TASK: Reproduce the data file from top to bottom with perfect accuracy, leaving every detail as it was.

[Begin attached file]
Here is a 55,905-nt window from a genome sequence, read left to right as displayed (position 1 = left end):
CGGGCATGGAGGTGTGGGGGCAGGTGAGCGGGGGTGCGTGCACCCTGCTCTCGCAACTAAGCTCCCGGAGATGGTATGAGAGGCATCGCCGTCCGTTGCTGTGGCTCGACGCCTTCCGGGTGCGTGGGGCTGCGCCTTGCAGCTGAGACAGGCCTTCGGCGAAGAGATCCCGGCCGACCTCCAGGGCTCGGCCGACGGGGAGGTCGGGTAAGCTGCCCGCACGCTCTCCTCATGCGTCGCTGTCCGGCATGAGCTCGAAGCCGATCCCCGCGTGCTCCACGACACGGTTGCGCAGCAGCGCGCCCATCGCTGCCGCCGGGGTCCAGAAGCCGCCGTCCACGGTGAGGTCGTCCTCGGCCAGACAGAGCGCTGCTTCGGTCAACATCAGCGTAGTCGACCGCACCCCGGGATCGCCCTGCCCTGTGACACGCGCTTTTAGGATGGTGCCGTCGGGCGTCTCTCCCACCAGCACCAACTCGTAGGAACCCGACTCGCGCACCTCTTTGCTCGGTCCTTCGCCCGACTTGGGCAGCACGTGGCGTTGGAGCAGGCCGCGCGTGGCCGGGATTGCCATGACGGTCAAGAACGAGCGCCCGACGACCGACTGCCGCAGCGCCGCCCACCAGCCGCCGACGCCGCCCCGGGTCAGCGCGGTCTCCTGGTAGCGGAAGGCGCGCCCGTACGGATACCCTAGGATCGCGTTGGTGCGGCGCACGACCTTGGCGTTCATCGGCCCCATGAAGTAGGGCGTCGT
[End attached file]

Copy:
Here is a 55,905-nt window from a genome sequence, read left to right as displayed (position 1 = left end):
CGGGCATGGAGGTGTGGGGGCAGGTGAGCGGGGGTGCGTGCACCCTGCTCTCGCAACTAAGCTCCCGGAGATGGTATGAGAGGCATCGCCGTCCGTTGCTGTGGCTCGACGCCTTCCGGGTGCGTGGGGCTGCGCCTTGCAGCTGAGACAGGCCTTCGGCGAAGAGATCCCGGCCGACCTCCAGGGCTCGGCCGACGGGGAGGTCGGGTAAGCTGCCCGCACGCTCTCCTCATGCGTCGCTGTCCGGCATGAGCTCGAAGCCGATCCCCGCGTGCTCCACGACACGGTTGCGCAGCAGCGCGCCCATCGCTGCCGCCGGGGTCCAGAAGCCGCCGTCCACGGTGAGGTCGTCCTCGGCCAGACAGAGCGCTGCTTCGGTCAACATCAGCGTAGTCGACCGCACCCCGGGATCGCCCTGCCCTGTGACACGCGCTTTTAGGATGGTGCCGTCGGGCGTCTCTCCCACCAGCACCAACTCGTAGGAACCCGACTCGCGCACCTCTTTGCTCGGTCCTTCGCCCGACTTGGGCAGCACGTGGCGTTGGAGCAGGCCGCGCGTGGCCGGGATTGCCATGACGGTCAAGAACGAGCGCCCGACGACCGACTGCCGCAGCGCCGCCCACCAGCCGCCGACGCCGCCCCGGGTCAGCGCGGTCTCCTGGTAGCGGAAGGCGCGCCCGTACGGATACCCTAGGATCGCGTTGGTGCGGCGCACGACCTTGGCGTTCATCGGCCCCATGAAGTAGGGCGTCGT